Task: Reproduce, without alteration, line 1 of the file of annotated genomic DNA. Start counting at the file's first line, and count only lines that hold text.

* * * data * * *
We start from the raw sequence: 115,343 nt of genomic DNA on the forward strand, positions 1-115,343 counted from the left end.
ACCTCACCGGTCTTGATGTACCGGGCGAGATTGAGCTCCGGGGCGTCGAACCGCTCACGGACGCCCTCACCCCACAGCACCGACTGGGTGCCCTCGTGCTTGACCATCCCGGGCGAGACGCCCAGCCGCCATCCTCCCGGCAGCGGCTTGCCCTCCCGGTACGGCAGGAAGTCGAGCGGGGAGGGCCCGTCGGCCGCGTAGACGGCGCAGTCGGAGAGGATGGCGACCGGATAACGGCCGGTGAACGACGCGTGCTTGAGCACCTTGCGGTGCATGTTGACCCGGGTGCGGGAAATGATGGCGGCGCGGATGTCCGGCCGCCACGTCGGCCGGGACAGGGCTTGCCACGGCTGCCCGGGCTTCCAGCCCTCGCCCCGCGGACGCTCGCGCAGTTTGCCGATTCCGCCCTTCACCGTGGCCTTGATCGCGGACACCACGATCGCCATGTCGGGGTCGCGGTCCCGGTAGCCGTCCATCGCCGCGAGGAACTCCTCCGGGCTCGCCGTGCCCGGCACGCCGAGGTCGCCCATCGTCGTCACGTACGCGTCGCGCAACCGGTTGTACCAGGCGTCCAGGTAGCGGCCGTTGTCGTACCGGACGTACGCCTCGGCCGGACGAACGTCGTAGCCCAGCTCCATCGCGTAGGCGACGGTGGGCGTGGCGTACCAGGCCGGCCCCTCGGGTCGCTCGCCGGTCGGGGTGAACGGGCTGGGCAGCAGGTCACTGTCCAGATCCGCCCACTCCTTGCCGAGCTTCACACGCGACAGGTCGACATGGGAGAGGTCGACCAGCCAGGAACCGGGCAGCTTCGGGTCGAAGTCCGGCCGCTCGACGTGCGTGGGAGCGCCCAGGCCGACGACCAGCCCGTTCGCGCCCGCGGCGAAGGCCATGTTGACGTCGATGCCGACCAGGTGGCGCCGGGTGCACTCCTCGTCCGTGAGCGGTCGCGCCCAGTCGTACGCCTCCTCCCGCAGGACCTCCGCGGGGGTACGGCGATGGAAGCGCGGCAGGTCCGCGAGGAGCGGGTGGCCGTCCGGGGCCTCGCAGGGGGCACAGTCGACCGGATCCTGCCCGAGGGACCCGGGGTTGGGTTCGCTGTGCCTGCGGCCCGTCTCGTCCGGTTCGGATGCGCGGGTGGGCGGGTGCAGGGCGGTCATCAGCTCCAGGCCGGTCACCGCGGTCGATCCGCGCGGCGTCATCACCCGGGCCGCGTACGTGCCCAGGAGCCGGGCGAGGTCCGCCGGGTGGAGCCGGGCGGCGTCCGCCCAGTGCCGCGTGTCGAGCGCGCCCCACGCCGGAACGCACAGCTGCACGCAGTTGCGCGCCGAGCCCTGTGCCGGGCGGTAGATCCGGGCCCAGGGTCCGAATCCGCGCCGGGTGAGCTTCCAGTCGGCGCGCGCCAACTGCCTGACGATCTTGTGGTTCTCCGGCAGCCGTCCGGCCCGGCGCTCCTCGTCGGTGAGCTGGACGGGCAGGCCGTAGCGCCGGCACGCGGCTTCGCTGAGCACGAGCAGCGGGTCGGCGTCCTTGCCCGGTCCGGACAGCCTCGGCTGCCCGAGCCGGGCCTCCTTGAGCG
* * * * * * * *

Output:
We start from the raw sequence: 115,343 nt of genomic DNA on the forward strand, positions 1-115,343 counted from the left end.